- A sociological analysis of Ibn Khaldun's theory : a study in the sociology of knowledge.
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- La loi des loups (Nocturne) (French Edition).
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Much has been said about Ibn Khaldun's method and it has also been highly praised, but very few studies are solely dedicated to this important topic. These studies, however, have neither tried to specify and trace the methodological media and the procedure of analysis followed by Ibn Khaldun nor his pragmatic differentiation between the theoretical and the empirical fields of research.
Ibn Khaldun's socio-economic thought is conceived theoretically as aggregated knowledge on the world's level, and as research findings n the level of a society.
A sociological analysis of Ibn Khaldun's theory : a study in the sociology of knowledge
In the latter case, Ibn Khaldun's dynamic theory of socio-economic development and change is exposed. The present research moves, therefore, along two lines: The first involves an explanation of Ibn Khaldun's method of analysis, and its adaptability to the aforementioned science of sociology.
The second addresses his particular economic sociology, its structure and theories. This will establish the dialectical link between the method and the concept of sociology, and will restore to the Muqaddimah its character of wholeness. The method of research employed in my study is a combination of the techniques of content analysis and structural analysis applied to a comprehensive selection of important passages from the Muqaddimah.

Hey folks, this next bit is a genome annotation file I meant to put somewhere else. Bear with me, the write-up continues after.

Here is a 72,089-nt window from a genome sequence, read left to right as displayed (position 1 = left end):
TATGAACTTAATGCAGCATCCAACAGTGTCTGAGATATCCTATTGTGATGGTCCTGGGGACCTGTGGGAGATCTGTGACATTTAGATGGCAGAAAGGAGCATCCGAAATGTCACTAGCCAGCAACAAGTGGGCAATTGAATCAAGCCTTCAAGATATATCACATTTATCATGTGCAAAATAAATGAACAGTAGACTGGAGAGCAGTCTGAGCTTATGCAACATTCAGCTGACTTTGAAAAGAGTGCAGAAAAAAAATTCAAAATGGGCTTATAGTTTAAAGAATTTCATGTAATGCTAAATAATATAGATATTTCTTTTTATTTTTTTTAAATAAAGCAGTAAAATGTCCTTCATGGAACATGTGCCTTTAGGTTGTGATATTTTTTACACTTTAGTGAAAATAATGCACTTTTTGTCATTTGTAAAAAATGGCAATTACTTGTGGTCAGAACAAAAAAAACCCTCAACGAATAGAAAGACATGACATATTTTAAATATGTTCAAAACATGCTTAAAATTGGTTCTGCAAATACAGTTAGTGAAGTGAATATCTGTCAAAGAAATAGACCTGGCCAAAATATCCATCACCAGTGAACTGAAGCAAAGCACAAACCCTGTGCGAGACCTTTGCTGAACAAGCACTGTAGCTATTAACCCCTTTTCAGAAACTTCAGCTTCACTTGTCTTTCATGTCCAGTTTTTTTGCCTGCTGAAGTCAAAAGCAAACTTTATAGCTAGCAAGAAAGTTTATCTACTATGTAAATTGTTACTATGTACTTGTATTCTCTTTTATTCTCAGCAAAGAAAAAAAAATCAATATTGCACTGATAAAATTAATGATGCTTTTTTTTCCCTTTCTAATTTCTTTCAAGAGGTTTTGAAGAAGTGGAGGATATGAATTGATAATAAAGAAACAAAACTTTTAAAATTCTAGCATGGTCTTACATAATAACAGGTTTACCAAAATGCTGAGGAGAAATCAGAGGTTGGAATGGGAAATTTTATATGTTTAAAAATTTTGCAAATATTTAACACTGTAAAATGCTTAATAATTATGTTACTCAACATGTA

By content analysis I mean the investigation of the content of a selected passage, and the definition of the main variables or ideas it comprises. These are then understood, both in terms of their antecedents, and as part of a logical sequence. The objective here is to discover the main structure of the khaldunian edifice of thoughts.
Ibn Khaldun's most important concepts, once deduced, developed and structured within a certain passage, are then controlled through consultation of other passages in other parts of the Muqaddimah.
Ibn Khaldun and the Philosophy of History
The technique of structural analysis, closely related to that of content analysis, is determined by Ibn Khaldun's own ordering of chapters and sub-chapters in the Muqaddimah. Form and matter are thus connected to each other. This how the methodology is deduced and structured.
Content and structural analysis was also found useful concerning the re-translation of some central Khaldunian concepts. A book which is of great value in confirming these definitions is "Differences regarding language'' al-Askari, The English citations used in this research are taken from the translation by F. Although ibn Khaldun strongly believed in God, he never mentioned any celestial aim for history, or any divine end at which history would come to stop.
Ibn Khaldun went further to criticise other historians for imposing metaphysical ideas upon historical events to make the latter appear subordinate to the gods or to divine providence, turning history, properly a science, into something more closely akin to the arts and literature.